By Robert Lemos
19th June 2006
The outing of a simple crash bug has caused public soul-searching in
an industry that has historically been closed-mouthed about its
The flaw, in a particular vendor's implementation of the Inter-Control
Centre Communications Protocol (ICCP), could have allowed an attacker
the ability to crash a server.
Yet, unlike corporate servers that handle groupware applications or
websites, the vulnerable server software - from process-control
application maker LiveData - monitors and controls real-time devices
in electric power utilities and healthcare settings. The best known
types of devices are supervisory control and data acquisition (SCADA)
devices and distributed control system (DCS) devices.
A crash becomes a more serious event in those applications, said Dale
Peterson, CEO of Digital Bond, the infrastructure security firm that
found the flaw.
"These are what you would consider, in the IT world, critical
enterprise applications. But the companies don't act like these are
critical enterprise applications."
LiveData maintains that the flaw is a software bug, not a security
vulnerability, pointing out that it only affects how the LiveData ICCP
Server handles a non-secure implementation of the communications
protocol - typically used only in environments not connected to a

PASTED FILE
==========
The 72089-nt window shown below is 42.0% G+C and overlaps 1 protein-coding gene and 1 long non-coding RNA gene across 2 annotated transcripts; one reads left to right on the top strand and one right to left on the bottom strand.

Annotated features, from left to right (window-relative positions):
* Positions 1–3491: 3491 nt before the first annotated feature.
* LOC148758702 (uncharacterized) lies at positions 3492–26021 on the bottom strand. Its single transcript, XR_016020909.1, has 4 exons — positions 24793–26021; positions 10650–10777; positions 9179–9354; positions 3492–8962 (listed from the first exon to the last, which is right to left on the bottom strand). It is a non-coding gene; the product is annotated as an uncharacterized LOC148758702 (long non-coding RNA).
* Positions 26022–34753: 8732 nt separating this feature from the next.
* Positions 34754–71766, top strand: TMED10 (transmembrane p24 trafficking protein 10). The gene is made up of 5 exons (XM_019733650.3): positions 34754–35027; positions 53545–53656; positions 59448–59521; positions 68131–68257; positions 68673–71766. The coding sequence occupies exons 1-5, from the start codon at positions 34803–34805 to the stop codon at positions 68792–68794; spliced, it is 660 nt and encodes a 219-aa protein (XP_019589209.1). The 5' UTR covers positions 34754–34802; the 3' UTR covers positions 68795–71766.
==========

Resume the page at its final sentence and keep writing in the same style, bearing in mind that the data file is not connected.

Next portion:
"In general, SCADA networks are run as very private networks,"
LiveData CEO Jeff Robbins said. "You cannot harness an army of public
zombie servers and attack them, because they are not accessible."
The incident has touched off a heated debate among a small collection
of vulnerability researchers, critical infrastructure security experts
and the typically staid real-time process control systems industry.
The controversy mirrors the long-standing dispute between independent
researchers and software vendors over disclosing vulnerabilities in
enterprise and consumer applications.
In that industry, researchers have taken Apple, Oracle, Cisco and
Microsoft to task at various times over the last year for the
perception that the companies were not responding adequately to
reports of flaws in their software products.
Last week, at the Process Control System Forum (PCSF), a conference on
infrastructure management systems funded by the US Department of
Homeland Security, a similar debate played itself out. Perhaps three
dozen industry representatives and security researchers met during a
breakout session to hash out the issues involving disclosure. The tone
became, at times, contentious, said Matt Franz, the moderator at
conference panel on the topic and a SCADA security researcher with
"The vendors were sticking together saying that (researchers) didn't
need to be involved with SCADA flaws," he said. "'It puts people and
infrastructure in danger,' they said."
Moreover, many vendors did not appreciate the involvement of the US
Computer Emergency Readiness Team (US-CERT), the nation's response
group tasked with managing the process of vulnerability remediation